Vitamin E is a supplement category that really hasn’t caught up to the latest research, as we discussed in this blog post from January. As we explained then, vitamin E isn’t one compound but a family of eight compounds, 4 tocopherols and 4 tocopherols, each with specific and unique roles to play. However, most vitamin E supplements only contain one form, alpha tocopherol. The best vitamin E’s are those few that contain all eight compounds, but these remain a stubbornly small portion of the vitamin E supplement market. Customers and brands alike may not like the higher prices of full-spectrum vitamin E’s, but there’s growing evidence of their superiority. A soon-to-be published study adds more evidence for a special, protective role of gamma and the other tocopherols, all of which are definitely lacking in most vitamin E supplements and multis.
Last December we published a post in response to the growing number of emails and calls we’ve had in regard to web and multilevel-marketed Acai supplements like Mona Vie. Now an leading consumer advocacy group has lent its voice to those calling for caution and a hefty dose of caveat emptor.
As we said in Wednesday’s post, if you supplements at all, you probably use more than one. Your supplement regimen is the group of supplements you’re currently using and as important as nutrition and health are, it really deserves to regarded as more than just a few bottles on a cabinet shelf. Every regimen represents a substantial investment of money at the least and often a last-best attempt to get a particular health problem under control before resorting to drug or surgical options. So in the interest of getting the best results for your money, time and health, it’s good to periodically audit your supplement regimen, making sure you’re taking the right things, the right way, at the right time, and are able to do so on an ongoing basis.
Do you find it difficult to swallow multiple capsules or tablets? Is it becoming hard to manage your regimen and stay consistent? You’re not alone. As supplements become more popular many users find that trying to adhere to even a modest 3 or 4 supplement regimen becomes a little tricky and hard to manage. That’s to say nothing of the more complex regimens that incorporate 8, 10 or more supplements. Lots of people are sold on the idea of using supplements, but quickly become turned off to the process when they try to come to grips with swallowing a handful of capsules and juggling a few different products on a daily process. What can you do to make taking supplement products easier and stick to your regimen? A lot, actually. Find out in today’s AllStarHealth.com blog, where we’ll discuss the easiest and best ways to physically take your nutritional supplements.
Herba epimedii is an herb that’s been used for thousands of years in Traditional Chinese Medicine, which refers to it as yin yang huo. Loosely translated, yin yang huo means “horny goat weed”. Horny goat weed is a very popular supplement both by itself and in various libido formulas where it’s combined with other herbs and nutrients. With a name like ‘horny goat weed’ it’s hardly surprising that it’s best-known and most widely-used as a libido and sexual tonic. But the name also makes it hard for people to take the herb seriously. The name too easily lends itself to jokes and makes many otherwise interested customers uncomfortable talking about it or purchasing it. That’s a shame because it’s now clear that horny goat weed is useful for much more than boosting libido. Find out more about the herb with the unfortunate name in today’s AllStarHealth.com blog.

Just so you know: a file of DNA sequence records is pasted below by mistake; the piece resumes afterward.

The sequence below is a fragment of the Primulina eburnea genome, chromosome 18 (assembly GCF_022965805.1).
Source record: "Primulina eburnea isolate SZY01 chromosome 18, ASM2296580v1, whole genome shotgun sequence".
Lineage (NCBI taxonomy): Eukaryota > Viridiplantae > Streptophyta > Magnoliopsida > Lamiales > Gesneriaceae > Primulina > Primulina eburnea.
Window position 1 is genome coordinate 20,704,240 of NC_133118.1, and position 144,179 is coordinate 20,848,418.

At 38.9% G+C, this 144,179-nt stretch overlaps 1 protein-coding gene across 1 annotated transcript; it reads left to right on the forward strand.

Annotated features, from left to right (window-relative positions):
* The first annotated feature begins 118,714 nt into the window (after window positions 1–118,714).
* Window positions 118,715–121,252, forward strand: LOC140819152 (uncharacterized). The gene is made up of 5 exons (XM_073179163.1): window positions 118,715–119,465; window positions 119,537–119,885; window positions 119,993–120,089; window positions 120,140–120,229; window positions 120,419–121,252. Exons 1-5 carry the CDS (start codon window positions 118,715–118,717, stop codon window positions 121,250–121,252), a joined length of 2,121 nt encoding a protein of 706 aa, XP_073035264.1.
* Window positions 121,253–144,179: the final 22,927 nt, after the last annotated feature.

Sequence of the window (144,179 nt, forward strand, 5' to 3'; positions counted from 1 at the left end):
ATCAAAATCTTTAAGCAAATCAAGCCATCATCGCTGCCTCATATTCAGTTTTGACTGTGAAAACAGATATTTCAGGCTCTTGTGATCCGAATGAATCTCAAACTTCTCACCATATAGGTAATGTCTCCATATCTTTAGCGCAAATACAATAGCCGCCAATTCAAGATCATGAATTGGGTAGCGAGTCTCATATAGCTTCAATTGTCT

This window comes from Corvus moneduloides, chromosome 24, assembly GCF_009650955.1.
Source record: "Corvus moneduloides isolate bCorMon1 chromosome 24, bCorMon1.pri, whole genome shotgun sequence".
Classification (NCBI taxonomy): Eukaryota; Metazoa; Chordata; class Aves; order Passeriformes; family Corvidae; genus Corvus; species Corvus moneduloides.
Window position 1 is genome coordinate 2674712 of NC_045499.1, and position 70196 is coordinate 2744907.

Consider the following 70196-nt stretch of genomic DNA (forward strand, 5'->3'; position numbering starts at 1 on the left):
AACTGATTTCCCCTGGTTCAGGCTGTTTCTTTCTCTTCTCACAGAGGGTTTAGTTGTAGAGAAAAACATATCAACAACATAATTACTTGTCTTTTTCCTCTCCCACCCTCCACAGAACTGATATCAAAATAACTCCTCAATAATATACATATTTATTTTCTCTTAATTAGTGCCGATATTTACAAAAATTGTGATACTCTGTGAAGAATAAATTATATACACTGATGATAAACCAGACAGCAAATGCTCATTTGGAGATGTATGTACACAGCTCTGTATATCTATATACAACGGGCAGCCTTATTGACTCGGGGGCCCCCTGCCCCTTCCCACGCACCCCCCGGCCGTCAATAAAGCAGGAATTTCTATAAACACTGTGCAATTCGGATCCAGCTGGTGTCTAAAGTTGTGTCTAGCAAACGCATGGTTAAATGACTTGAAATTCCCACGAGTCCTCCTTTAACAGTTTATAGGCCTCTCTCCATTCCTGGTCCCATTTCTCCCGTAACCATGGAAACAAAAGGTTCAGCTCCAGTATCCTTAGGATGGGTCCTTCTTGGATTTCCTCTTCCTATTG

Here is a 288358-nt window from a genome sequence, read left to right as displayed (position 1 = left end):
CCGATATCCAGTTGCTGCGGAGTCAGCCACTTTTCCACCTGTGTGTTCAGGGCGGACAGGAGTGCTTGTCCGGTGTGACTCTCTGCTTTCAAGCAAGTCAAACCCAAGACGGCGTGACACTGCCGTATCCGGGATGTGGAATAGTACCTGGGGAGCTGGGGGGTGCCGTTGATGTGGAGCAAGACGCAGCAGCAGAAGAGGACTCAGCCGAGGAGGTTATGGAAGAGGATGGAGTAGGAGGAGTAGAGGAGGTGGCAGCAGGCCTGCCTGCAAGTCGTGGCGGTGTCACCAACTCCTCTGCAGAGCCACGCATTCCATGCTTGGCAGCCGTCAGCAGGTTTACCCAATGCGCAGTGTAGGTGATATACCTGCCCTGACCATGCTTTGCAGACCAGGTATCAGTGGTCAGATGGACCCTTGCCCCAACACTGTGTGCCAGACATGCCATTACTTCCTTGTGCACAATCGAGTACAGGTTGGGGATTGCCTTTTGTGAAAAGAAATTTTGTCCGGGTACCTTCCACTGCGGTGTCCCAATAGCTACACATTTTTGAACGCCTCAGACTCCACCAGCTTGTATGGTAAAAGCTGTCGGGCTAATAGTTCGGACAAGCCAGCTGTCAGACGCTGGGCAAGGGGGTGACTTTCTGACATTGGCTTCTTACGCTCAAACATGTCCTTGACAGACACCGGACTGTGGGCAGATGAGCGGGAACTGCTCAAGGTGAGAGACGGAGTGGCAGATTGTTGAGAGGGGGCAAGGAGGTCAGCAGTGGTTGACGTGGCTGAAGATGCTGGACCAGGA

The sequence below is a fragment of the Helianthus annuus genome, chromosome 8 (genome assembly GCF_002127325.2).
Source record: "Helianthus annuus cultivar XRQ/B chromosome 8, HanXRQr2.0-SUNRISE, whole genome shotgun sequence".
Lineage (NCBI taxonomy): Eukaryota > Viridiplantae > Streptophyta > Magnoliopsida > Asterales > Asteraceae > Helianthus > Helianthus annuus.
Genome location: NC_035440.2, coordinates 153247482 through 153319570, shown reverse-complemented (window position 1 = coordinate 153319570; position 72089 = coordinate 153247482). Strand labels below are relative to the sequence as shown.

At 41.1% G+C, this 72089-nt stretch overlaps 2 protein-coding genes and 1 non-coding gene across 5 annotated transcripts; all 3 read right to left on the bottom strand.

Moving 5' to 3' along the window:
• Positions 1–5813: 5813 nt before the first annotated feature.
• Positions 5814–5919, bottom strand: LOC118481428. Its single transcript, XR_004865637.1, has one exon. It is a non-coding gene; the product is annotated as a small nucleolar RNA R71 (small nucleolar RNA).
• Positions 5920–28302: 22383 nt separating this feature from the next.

Among the most common questions from our female (and occasionally male) customers concerns the difficulty many women have with PMS, also known as dysmenorrhea; Are there alternatives to drugs like aspirin and ibuprofen, and which ones do you recommend? Among the most commonly-used supplements to help ease the cramping, bloating and irritability that characterize PMS/dysmenorrhea are herbs like dong quai and vitex, vitamin B-6 and B-12, minerals like magnesium and potassium and the serotonin precursor 5-HTP. You can find women who get great results with one or a combination of these nutrients, but because PMS has a complex and dynamic set of causative factors that vary from woman to woman, there’s no one-size-fits-all solution, and probably never will be. However, research suggests that there are two types of nutrients that – besides being good for you anyway – deserve special consideration in terms of easing PMS symptoms.
Enzymes are a rapidly-growing category of nutritional supplement. Digestive enzymes are the most popular types, but systemic enzymes are gaining acceptance too. Systemic enzymes are used for all kinds of health issues from chronic sinusitis to back pain and sports injuries. Find out more about systemic enzymes today’s AllStarHealth blog.
A recently published cancer-research study provides new insights into the way cancer spreads (metastasizes) throughout the body. A key to the process is the LOX enzyme that cancer cells use to prepare a remote site for new tumor growth. Enzymes are in fact intricately involved in both sides of the health equation; promoting both health and disease process. So what are enzymes and how can you use this knowledge to better protect your health? Find out in today’s AllStarHealth blog.
Here’s a study we wish they’d have done a long time ago. As you may know, blueberries are one of the most, if not THE most antioxidant-rich fruits in the human diet due to their high polyphenol content. They also taste great and are available year-round in both fresh and frozen forms. So blueberries make the perfect addition to a protein shake. Or don’t they?